hide Matching Documents

The documents where this entity occurs most often are shown below. Click on a document to open it.

Document Max. Freq Min. Freq
Frederick H. Dyer, Compendium of the War of the Rebellion: Regimental Histories 1,604 0 Browse Search
Harper's Encyclopedia of United States History (ed. Benson Lossing) 760 0 Browse Search
James D. Porter, Confederate Military History, a library of Confederate States Military History: Volume 7.1, Tennessee (ed. Clement Anselm Evans) 530 0 Browse Search
Colonel William Preston Johnston, The Life of General Albert Sidney Johnston : His Service in the Armies of the United States, the Republic of Texas, and the Confederate States. 404 0 Browse Search
Rebellion Record: a Diary of American Events, Diary from December 17, 1860 - April 30, 1864 (ed. Frank Moore) 382 0 Browse Search
A Roster of General Officers , Heads of Departments, Senators, Representatives , Military Organizations, &c., &c., in Confederate Service during the War between the States. (ed. Charles C. Jones, Jr. Late Lieut. Colonel of Artillery, C. S. A.) 346 0 Browse Search
Benson J. Lossing, Pictorial Field Book of the Civil War. Volume 3. 330 0 Browse Search
Adam Badeau, Military history of Ulysses S. Grant from April 1861 to April 1865. Volume 3 312 0 Browse Search
Adam Badeau, Military history of Ulysses S. Grant from April 1861 to April 1865. Volume 2 312 0 Browse Search
Benson J. Lossing, Pictorial Field Book of the Civil War. Volume 2. 310 0 Browse Search
View all matching documents...

Browsing named entities in The Daily Dispatch: October 6, 1863., [Electronic resource]. You can also browse the collection for Tennessee (Tennessee, United States) or search for Tennessee (Tennessee, United States) in all documents.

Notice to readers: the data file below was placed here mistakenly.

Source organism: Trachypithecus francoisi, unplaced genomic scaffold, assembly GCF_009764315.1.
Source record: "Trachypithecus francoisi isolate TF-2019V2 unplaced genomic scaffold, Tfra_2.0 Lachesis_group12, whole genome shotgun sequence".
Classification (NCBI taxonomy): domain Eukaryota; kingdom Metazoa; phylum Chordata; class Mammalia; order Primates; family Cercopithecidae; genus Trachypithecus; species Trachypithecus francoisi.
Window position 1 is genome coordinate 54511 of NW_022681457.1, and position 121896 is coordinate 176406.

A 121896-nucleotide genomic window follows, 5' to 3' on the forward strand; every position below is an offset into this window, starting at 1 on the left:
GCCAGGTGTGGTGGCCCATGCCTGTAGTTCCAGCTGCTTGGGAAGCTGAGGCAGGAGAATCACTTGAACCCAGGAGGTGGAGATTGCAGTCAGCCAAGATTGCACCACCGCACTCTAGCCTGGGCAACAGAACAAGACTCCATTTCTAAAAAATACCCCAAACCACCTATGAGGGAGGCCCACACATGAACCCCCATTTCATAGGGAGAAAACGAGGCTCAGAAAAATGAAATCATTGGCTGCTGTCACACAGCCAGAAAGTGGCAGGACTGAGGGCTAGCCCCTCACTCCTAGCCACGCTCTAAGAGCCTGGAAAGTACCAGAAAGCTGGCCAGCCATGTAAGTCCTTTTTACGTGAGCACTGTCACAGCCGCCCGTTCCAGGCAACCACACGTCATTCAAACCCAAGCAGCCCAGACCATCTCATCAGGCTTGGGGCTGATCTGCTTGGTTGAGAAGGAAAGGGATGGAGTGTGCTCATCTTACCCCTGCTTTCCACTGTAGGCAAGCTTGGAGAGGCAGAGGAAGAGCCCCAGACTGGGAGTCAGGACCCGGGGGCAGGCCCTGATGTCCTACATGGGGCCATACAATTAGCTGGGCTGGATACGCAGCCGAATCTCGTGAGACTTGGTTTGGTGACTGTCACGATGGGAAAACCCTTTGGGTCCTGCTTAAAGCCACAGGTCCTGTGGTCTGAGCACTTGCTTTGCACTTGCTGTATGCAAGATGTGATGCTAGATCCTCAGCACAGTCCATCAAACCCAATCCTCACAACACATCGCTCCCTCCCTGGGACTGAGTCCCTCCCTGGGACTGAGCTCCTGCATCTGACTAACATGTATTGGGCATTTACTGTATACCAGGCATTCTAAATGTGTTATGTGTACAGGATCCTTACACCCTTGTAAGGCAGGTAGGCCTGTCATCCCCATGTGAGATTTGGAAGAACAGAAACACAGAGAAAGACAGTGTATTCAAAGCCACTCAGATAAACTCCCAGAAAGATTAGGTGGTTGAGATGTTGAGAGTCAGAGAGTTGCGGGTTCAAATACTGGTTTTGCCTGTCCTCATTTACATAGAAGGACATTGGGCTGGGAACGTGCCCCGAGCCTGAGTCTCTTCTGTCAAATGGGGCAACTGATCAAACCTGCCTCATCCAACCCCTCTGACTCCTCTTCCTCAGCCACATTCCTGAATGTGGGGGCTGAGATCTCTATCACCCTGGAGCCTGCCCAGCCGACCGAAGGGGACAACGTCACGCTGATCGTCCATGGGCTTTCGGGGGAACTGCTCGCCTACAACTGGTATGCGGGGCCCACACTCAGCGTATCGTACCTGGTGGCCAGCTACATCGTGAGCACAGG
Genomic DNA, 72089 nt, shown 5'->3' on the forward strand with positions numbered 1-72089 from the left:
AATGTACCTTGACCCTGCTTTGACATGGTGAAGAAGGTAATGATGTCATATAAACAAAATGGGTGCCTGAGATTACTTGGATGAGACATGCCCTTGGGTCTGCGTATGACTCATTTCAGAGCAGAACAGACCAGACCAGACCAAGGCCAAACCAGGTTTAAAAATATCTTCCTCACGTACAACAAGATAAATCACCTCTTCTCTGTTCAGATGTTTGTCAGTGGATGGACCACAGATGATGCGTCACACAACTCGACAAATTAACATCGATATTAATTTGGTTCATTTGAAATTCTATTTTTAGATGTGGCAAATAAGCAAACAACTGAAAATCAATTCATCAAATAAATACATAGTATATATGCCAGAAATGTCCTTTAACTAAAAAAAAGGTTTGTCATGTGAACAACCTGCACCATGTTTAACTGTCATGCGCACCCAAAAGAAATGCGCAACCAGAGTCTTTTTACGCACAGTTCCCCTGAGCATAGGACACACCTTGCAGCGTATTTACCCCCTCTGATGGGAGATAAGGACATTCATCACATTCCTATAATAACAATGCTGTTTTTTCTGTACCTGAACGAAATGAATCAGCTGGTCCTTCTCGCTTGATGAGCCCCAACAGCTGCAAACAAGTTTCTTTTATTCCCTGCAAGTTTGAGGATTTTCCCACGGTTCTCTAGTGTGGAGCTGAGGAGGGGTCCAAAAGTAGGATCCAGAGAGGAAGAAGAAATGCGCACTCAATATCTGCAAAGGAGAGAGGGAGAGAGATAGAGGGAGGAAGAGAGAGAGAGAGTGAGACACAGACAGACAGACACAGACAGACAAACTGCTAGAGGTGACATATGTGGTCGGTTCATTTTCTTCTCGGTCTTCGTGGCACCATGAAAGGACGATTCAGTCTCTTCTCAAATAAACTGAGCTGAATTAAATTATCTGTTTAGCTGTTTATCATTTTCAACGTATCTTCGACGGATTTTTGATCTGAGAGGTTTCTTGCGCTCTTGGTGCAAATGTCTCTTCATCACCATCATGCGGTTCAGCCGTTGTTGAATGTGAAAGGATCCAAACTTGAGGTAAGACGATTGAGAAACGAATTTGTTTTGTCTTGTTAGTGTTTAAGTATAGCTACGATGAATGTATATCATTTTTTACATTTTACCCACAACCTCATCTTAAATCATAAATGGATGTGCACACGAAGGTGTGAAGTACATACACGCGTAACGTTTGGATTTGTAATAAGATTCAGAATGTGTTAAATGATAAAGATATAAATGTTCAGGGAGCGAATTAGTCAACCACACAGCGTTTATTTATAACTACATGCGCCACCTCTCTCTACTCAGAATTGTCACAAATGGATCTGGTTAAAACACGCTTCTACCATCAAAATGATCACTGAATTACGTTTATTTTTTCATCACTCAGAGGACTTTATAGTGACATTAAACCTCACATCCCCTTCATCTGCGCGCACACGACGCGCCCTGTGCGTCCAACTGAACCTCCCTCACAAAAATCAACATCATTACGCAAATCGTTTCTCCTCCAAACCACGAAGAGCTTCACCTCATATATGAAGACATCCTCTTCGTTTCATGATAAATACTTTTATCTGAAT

Your search returned 4 results in 3 document sections:

the place as the enemy did at Vicksburg and Fort Wagner, or to manœuvre him out of it. To do the former will require time and labor; to do the latter will be difficult and hazardous, as will be apparent to the most casual observer of the map of Tennessee. This is not the only disagreeable truth we have to record. Reinforcements have reached Rosecrans since the battle, and others are expected. Prisoners and citizens report the arrival of Burnside's column, and late Federal papers hint that other troops are on the way. The retention of Chattanooga is considered as of the first importance, not only as regards Tennessee, but as a point d'appui in the future conduct of the war, and it will be held if possible. The papers admit the defeat of Rosecrans, but ascribe it to the large reinforcements which they say were sent to Bragg. It is understood that the four bridges burnt by the Confederate cavalry on the Georgia State Railroad have been rebuilt, and that the cars are now run
Bushwhackers. --The Knoxville (Atlanta) Register learns that the bushwhackers in East Tennessee have been brutally murdered — James Hurley and son, Thomas Christian, W. Garner, John Leatherwood, and Col. Wm. Jack, of Cooke county, and Jas. Evans, of Jefferson county. The notorious bushwhacker, Hart Duncan, who has been for some time the leader of a band of deserters and renegades in Smoky Mountains, recently went to Madisonville, in Monroe county, and robbed the defenceless men and women of jewelry, watches, etc.
ttanooga. --The Atlanta Intelligencer, of the 3d inst., says: The rain storm of last night was like that which we read about when "the windows of heaven were opened." If it extended to Chattanooga how great must be the sufferings of our brave soldiers, who; without tents, are exposed to the pelting of every pitiless storm. How such rains may affect the two armies and the operations of the campaign we are ill able to suggest; but if the streams that run down from the mountains of Tennessee become suddenly swollen, and the roads are rendered impassable. Rosecrans's reinforcements will reach him slowly, and the difficulty of moving supplies from Bridgeport will be greatly augmented. The further retreat of Rosecrans becomes almost impossible, even if he should attempt such a movement. We can cross the Tennessee if he can, but he could not move away his artillery and ordnance trains. A letter from near Chattanooga, dated the 26th ult., says: Since the picket fight